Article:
Kalunba has been providing a housing programme for years. However, with the end of the AMIF funding the number of people supported by the organisation and the length of the offered help significantly decreased. In 2020 Kalunba supported around 40 people international protection status for a 3-month time with rented apartments. Due to Covid-19, this time based on the individual situation everyone was given an extension.

As of 2019 the Budapest Methodological Centre of Social Policy and Its Institutions (BMSZKI), the homeless service provider of Budapest Municipality,[6] has no special program targeting beneficiaries of international protection given the non-availability of the AMIF funding. The Institution runs temporary accommodation shelters and night shelters for homeless people that are open for beneficiaries of international protection, as well. However, the temporary accommodation shelters are running with full capacities and have long waiting lists to get in, while night shelters are also full and provide 15-20 bedrooms. According to BMSZKI, these conditions are not in line with the needs of refugees who are often severely traumatised, do not know the language – interpreter is not available – and since the institute cannot guarantee the respect of the unity of families.[7] In 2019, there were less than 10 refugees showing up at these homeless shelters but because of communication difficulties they left after a few days. In 2020 there was no one with international protection status present in the shelters of the Institution. According to the BMSZKI at the beginning of the year a few places would have been available for beneficiaries of international protection. However, as a result of the outbreak of the COVID-19 pandemic, the demand surged in line with the growing number of unemployment. On the other hand, though, BMSZKI had to decrease its capacity in order to provide sufficient health safety measures to the hosted people. Due to the pandemic between 17 March 2020 and mid-June there was a full halt on newcomers in the temporary shelters. In the summer it was open again. As of September, the provision of accommodation in the temporary shelters is conditioned on two prior PCR tests. By the end of the year the temporary shelters are running again with full capacity and the waiting list of the Institute is again extensive.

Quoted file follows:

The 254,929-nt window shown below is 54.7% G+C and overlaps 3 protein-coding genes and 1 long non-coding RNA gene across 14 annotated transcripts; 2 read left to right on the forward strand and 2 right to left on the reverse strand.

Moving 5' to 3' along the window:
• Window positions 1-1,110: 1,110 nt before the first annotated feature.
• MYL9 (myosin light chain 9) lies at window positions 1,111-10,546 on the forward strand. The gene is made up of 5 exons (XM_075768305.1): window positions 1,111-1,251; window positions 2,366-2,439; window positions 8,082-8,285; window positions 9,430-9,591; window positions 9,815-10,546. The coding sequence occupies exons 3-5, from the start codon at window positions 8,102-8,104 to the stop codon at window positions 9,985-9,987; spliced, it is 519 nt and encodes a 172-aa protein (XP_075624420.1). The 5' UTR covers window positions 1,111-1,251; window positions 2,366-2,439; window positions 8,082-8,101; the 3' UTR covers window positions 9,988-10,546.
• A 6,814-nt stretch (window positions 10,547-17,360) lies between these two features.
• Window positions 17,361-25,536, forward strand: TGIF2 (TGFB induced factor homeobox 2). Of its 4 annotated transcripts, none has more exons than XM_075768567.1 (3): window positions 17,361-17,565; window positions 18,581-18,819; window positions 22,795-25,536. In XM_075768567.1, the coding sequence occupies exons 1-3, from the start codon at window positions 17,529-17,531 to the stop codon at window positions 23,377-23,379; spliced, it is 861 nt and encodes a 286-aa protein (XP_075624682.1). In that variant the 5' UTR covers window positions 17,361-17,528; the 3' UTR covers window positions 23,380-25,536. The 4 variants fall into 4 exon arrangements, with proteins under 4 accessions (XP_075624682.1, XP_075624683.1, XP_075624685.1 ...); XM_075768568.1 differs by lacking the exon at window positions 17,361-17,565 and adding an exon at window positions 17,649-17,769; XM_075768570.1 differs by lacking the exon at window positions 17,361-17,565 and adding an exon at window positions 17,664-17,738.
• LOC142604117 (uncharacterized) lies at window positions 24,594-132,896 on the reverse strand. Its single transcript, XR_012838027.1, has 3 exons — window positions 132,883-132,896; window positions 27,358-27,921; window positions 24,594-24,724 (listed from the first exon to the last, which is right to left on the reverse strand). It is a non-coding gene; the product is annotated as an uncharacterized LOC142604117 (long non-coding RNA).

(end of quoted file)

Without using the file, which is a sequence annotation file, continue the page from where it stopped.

Due to the lack of apartments on the market, the rental fees are too high to be affordable for beneficiaries who have just been granted status. In addition to this struggle, landlords usually prefer to rent out their apartments to Hungarians rather than foreign citizens.

A further problem regarding housing is the difficulty of getting an address card. Landlords usually require prospective tenants to have an address card, which is impossible to obtain, unless someone has a contract and the confirmation statement of the owner of the flat that he/she can use the address as his/her permanent address. On the other hand, landlords in general are not willing to give their approval to tenants and allow them to register the leased property’s address as their permanent residence. Moreover, as per the previous experience of BMSZKI, landlords usually prefer tenants with no children, which makes it even more difficult for families to find an adequate accommodation. Keeping contact with the owner might be also difficult due to language barriers and the lack of interpreters. Reportedly, the lack of special housing for families persisted in 2020.

The Jesuit Refugee Service and the Lutheran Church reported that the pandemic exposed the beneficiaries of international protection with difficulties with regard to housing. The decreasing income made it troublesome to cover all the housing related costs for those living in private apartments. Since the economic backlash affected the landlords equally, beneficiaries of international protection could receive moratorium regarding the payment of the rent only in exceptional cases.

 

 

 

[1]        Section 41(1) Asylum Decree.

[2]        Information provided by the NDGAP on 2 March 2021.

[3]        EASO, Description of the Hungarian asylum system, May 2015, 10.

[4]        The withdrawn calls inter alia covered the improvement of reception conditions for unaccompanied children, the support of their integration, legal assistance to asylum seekers, housing and integration programmes. Belügyi Alapok, ‘Tájékoztatás pályázati kiírások visszavonásáról’, 24 January 2018, available in Hungarian at: http://bit.ly/2CzR1Nv.

[5]        https://www.baptist.hu/elkeszult-az-uj-epulete-a-baptista-integracios-kozpont-csaladok-atmeneti-otthonanak/.

[6]             BMSZKI, Leaflet, available at: https://bit.ly/2XbnwNu.

[7]        Families and couples (apart from a limited number of places regarding the latter) cannot be placed together.

Table of contents

  • Statistics
  • Overview of the legal framework
  • Overview of the main changes since the previous report update
  • Asylum Procedure
  • Reception Conditions
  • Detention of Asylum Seekers
  • Content of International Protection
  • ANNEX I – Transposition of the CEAS in national legislation